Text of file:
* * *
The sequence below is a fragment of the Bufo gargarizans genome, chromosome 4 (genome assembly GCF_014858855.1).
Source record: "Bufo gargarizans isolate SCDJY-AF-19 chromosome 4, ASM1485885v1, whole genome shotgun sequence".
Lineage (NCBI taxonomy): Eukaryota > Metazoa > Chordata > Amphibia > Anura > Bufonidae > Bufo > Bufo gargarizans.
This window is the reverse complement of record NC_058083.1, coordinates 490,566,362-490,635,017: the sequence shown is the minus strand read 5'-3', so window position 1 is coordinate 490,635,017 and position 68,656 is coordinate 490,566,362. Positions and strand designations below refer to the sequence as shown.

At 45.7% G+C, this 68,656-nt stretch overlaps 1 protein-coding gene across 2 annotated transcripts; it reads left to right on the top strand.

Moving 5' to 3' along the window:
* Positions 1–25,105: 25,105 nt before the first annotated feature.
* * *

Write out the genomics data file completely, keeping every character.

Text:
The sequence below is a fragment of the Bufo gargarizans genome, chromosome 4 (genome assembly GCF_014858855.1).
Source record: "Bufo gargarizans isolate SCDJY-AF-19 chromosome 4, ASM1485885v1, whole genome shotgun sequence".
Lineage (NCBI taxonomy): Eukaryota > Metazoa > Chordata > Amphibia > Anura > Bufonidae > Bufo > Bufo gargarizans.
This window is the reverse complement of record NC_058083.1, coordinates 490,566,362-490,635,017: the sequence shown is the minus strand read 5'-3', so window position 1 is coordinate 490,635,017 and position 68,656 is coordinate 490,566,362. Positions and strand designations below refer to the sequence as shown.

At 45.7% G+C, this 68,656-nt stretch overlaps 1 protein-coding gene across 2 annotated transcripts; it reads left to right on the top strand.

Moving 5' to 3' along the window:
* Positions 1–25,105: 25,105 nt before the first annotated feature.